updated 01:58 pm EDT, Wed May 30, 2012
French channel to pay Google legal costs but may appeal
Courts in France have sided with YouTube in its copyright fight with French TV channel TF1. The Tribunal de Grande Instance heard from TF1 that users of YouTube uploaded clips of films and sports that the channel had rights to, with an expectation of 141 million ($176 million) in damages, but instead chose to rule in favor of the Google-owned video site. TF1 has been ordered to pay $99,000 in legal fees to Google, but is considering appealing, writes The New York Times.
TF1 demanded that YouTube filter all uploaded content before posting it to the site, to remove any and all copyrighted material. YouTube already runs its own system called Content ID, which identifies copyrighted materials and enables the owner to choose between making money from the videos, tracking views, or blocking the content from the site.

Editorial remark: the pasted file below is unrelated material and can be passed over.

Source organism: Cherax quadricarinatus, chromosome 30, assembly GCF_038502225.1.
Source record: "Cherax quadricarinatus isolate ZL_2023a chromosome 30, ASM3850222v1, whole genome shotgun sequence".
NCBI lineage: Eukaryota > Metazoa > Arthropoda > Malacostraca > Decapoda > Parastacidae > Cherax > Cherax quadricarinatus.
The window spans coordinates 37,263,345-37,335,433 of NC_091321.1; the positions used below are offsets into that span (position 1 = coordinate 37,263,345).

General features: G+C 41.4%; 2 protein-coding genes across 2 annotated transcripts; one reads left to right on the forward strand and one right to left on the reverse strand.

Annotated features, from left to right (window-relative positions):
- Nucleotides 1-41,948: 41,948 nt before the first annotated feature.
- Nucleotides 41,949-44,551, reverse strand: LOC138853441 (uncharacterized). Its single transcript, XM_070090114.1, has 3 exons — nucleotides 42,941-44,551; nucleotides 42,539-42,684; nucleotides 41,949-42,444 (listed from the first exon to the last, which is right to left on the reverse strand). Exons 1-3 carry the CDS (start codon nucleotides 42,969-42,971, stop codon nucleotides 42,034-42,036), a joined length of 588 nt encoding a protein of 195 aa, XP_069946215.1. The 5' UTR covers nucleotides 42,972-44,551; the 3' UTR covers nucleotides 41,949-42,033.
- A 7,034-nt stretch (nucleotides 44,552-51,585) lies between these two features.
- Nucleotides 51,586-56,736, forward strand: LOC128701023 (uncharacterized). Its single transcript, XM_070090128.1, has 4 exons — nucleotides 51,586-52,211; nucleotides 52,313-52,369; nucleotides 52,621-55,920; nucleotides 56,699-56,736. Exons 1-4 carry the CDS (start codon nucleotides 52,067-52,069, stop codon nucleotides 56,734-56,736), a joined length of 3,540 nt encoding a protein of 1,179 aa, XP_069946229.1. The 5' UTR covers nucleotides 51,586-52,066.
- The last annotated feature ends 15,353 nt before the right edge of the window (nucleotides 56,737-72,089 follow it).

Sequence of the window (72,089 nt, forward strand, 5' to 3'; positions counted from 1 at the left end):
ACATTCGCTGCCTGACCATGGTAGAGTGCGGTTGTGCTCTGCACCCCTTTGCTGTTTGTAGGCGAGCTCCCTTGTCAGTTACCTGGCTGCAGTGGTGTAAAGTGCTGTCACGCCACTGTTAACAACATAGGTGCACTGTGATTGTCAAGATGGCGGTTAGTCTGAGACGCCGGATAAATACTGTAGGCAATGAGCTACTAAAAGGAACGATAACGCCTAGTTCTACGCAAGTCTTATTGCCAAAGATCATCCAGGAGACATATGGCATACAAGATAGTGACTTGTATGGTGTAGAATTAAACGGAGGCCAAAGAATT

Other courts in similar cases have ruled against YouTube, including one started by German royalty collection group GEMA. A lawsuit by Viacom, dismissed due to the "safe harbor" provision that protected Google, is being revisited after it was reviewed by the 2nd US Court of Appeals.